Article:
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Acid Rain, Multi-Year Winter, Tsunamis: Everything to Brace for If Giant Asteroid Hits Earth

© Photo : Rex Features Artist's impression of an asteroid hitting Earth
 Artist's impression of an asteroid hitting Earth - Sputnik International, 1920, 31.01.2022
Scientists believe there is a chance that humanity will be able to survive the cataclysms caused by the impact of a large asteroid or a comet, and, possibly outright prevent it from ever happening in the first place.
Despite being satirical in nature, Netflix's recent hit "Don't Look Up" was realistic in one aspect – describing the real danger of a giant space object such as an asteroid or a comet hitting Earth. Naturally, real world governments might not be as dysfunctional in addressing the issue as the ones shown in the film, but even then there are no guarantees they will be able to deal with a really large comet targeting Earth.

So, What Happens If It Hits the Planet?

The outcome of such an impact mainly depends on the size of the space object. Anything smaller than 0.4 kilometres should not give us much trouble. The one shown in the Netflix film was 10 kilometres wide and is similar to the asteroid that hit Earth over 66 million years ago and presumably wiped out the dinosaurs.
The estimates of its impact vary between 21 and 921 billion equivalents of the nuclear bomb dropped on Hiroshima or around 100 million "Tsar Bombs" – the most powerful nuke ever detonated. If another asteroid like that hits Earth, it will create wildfires, huge impact waves, and enormous tsunamis if it lands in water or close by. The ash created by the fires and raised by the impact would cause global acid rain.
The mushroom cloud from the Product 202 Tsar Bomba explosion on October 30, 1961, seen from an observer aircraft - Sputnik International, 1920, 24.08.2020
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But probably most importantly, the ash and smoke would start blocking the Sun from breaching the skies, meaning that humanity will face several years of unending winter, as professor of physics and astronomy at Beloit College, Britt Scharringhausen, explained in his interview with the online media outlet Inverse.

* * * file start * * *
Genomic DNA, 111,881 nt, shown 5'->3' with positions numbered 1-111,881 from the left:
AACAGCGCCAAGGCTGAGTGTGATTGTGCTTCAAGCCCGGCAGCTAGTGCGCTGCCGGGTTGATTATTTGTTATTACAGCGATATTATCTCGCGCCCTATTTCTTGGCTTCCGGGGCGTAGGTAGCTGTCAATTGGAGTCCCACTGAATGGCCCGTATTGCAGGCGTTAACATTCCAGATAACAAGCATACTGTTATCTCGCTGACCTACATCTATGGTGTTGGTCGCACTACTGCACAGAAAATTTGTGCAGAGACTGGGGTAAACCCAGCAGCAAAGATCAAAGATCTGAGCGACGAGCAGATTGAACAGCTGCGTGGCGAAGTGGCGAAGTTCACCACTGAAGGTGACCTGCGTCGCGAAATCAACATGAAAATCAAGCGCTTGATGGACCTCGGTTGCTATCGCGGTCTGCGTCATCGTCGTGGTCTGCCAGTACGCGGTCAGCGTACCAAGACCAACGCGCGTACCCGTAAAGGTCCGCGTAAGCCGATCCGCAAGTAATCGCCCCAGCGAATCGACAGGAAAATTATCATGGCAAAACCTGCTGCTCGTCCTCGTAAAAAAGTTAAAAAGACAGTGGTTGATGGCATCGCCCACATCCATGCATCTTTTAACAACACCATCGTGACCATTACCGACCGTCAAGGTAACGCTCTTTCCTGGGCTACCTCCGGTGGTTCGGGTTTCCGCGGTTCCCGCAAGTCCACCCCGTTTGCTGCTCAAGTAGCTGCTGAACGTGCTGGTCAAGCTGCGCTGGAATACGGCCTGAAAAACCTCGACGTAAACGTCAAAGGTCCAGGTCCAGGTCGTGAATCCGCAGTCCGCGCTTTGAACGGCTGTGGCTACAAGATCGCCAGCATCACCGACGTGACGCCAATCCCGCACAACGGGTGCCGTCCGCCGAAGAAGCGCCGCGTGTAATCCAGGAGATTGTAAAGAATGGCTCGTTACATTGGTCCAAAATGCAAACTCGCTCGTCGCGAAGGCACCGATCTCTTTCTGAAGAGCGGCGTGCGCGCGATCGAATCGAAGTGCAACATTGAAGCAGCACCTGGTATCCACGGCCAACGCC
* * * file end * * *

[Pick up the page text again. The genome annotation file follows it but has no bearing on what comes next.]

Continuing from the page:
"All of the ash from the fires and all of the finer-grain debris from the impact will hang out in the atmosphere for a long time, and we get what's called an impact winter. It's going to block the sunlight, and all that ash falling into the ocean acidifies the top layers".

While the impact will be severe, it will likely not kill all life on the planet – after all several species, including avian creatures, survived it last time 66 million years ago. But the endless winter is bound to create food problems for survivors as crops won't be able to grow anywhere but specially created biodomes and greenhouses.
Once the ash clears and winter ends, farming can be done as before the impact should agricultural seeds survive.

How Can We Survive or Prevent This?

Being as far away as possible from the projected impact site should help for starters since no bunker will help you survive a blast from a 10-kilometre-wide space object. Yet, getting oneself a bunker stocked with food would be a plus if you can ration the latter carefully.
Preventing such an extinction-level event is another thing. Right now, the only defence we have is monitoring systems that track a major portion of potential space threats to Earth. The system is not ideal, however, and recently missed a large comet that skimmed past Earth at a distance less than that between our planet and the Moon.
Artistic illustration of an asteroid flying by Earth - Sputnik International, 1920, 31.01.2022
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NASA is currently working on the Double Asteroid Redirection Test (DART) – a prototype technology to alter the course of dangerous asteroids and comets by hitting them with special spacecraft. One such test is expected to take place in September.
Netflix's film also prompted a group of researchers from the University of California to write a scientific paper called "Don't Forget To Look Up" in which they analysed how governments around the world could avert the threat shown in the movie. According to them, Earth already has sufficient technology to send several nukes to the space object in order to break it up into numerous smaller ones. They would mostly burn in the atmosphere without harming the planet.
Asteroid and the Earth - Sputnik International, 1920, 24.11.2021
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Yet, this method requires a comet or an asteroid to be spotted no later than six months before impact. Anything less and Earth won't have enough time to send the nuclear devices and safely break it up in space.
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